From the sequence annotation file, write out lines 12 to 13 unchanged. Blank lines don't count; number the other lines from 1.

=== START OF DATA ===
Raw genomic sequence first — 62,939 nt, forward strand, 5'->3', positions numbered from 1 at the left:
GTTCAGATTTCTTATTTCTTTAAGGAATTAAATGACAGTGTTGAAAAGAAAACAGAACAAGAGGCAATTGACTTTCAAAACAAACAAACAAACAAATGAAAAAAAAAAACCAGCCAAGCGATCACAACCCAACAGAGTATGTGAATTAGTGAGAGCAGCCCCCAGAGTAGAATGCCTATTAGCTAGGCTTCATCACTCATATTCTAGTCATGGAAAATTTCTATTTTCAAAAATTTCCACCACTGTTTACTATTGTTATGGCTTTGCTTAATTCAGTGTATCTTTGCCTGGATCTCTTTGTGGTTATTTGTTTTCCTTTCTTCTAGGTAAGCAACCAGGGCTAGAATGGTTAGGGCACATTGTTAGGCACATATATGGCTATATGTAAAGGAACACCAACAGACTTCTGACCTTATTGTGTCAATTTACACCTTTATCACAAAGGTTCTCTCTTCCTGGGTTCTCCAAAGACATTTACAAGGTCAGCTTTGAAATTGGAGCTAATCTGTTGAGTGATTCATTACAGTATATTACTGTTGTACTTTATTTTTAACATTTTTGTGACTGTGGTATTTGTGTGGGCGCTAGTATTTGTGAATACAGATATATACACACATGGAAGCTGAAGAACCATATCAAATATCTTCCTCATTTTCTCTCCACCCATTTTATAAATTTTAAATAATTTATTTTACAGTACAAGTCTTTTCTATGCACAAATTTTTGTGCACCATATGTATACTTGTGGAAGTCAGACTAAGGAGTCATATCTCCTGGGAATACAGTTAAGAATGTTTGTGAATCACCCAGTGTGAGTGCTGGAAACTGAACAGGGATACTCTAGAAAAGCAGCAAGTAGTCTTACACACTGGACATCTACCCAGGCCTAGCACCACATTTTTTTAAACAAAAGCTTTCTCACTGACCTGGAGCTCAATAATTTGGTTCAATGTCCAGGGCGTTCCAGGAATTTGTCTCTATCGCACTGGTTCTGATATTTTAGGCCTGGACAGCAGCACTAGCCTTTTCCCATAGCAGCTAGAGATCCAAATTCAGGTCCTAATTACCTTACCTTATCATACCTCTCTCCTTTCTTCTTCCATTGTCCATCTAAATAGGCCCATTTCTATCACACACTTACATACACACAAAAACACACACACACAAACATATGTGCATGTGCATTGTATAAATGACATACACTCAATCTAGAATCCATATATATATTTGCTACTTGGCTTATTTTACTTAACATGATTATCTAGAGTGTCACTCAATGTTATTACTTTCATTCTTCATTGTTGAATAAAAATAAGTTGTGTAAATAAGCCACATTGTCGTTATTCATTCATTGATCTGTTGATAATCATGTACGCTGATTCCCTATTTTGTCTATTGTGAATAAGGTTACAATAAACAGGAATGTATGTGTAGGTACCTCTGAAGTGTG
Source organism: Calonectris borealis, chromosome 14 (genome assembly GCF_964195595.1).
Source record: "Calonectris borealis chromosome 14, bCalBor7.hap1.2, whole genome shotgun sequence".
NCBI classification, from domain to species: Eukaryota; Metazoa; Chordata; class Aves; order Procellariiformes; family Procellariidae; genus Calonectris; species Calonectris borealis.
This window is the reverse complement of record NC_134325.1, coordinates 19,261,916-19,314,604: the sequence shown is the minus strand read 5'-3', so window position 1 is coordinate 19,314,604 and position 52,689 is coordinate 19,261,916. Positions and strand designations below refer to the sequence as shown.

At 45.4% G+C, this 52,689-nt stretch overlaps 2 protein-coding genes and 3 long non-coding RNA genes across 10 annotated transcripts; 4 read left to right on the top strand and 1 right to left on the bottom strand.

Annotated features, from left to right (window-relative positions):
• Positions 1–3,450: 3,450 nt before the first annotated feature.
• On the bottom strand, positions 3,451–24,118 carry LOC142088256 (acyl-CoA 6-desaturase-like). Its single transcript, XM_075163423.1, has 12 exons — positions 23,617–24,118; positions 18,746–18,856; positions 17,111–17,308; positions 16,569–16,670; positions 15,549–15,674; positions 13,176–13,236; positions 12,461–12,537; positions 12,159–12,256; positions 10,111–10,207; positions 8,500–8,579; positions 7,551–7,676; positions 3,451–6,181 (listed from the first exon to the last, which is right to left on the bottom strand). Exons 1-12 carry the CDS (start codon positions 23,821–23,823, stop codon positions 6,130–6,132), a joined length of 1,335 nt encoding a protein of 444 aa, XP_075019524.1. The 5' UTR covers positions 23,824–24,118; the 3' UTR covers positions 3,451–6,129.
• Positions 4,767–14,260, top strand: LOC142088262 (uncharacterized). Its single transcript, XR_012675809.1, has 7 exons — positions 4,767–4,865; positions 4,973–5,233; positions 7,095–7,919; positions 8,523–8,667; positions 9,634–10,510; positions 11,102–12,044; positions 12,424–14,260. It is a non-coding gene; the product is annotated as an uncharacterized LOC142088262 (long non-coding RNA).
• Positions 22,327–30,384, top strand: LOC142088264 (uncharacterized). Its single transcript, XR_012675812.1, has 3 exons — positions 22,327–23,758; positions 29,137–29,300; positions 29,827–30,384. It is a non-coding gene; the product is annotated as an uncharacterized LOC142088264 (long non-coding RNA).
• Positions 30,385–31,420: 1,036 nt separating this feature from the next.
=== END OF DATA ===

• Positions 22,327–30,384, top strand: LOC142088264 (uncharacterized). Its single transcript, XR_012675812.1, has 3 exons — positions 22,327–23,758; positions 29,137–29,300; positions 29,827–30,384. It is a non-coding gene; the product is annotated as an uncharacterized LOC142088264 (long non-coding RNA).
• Positions 30,385–31,420: 1,036 nt separating this feature from the next.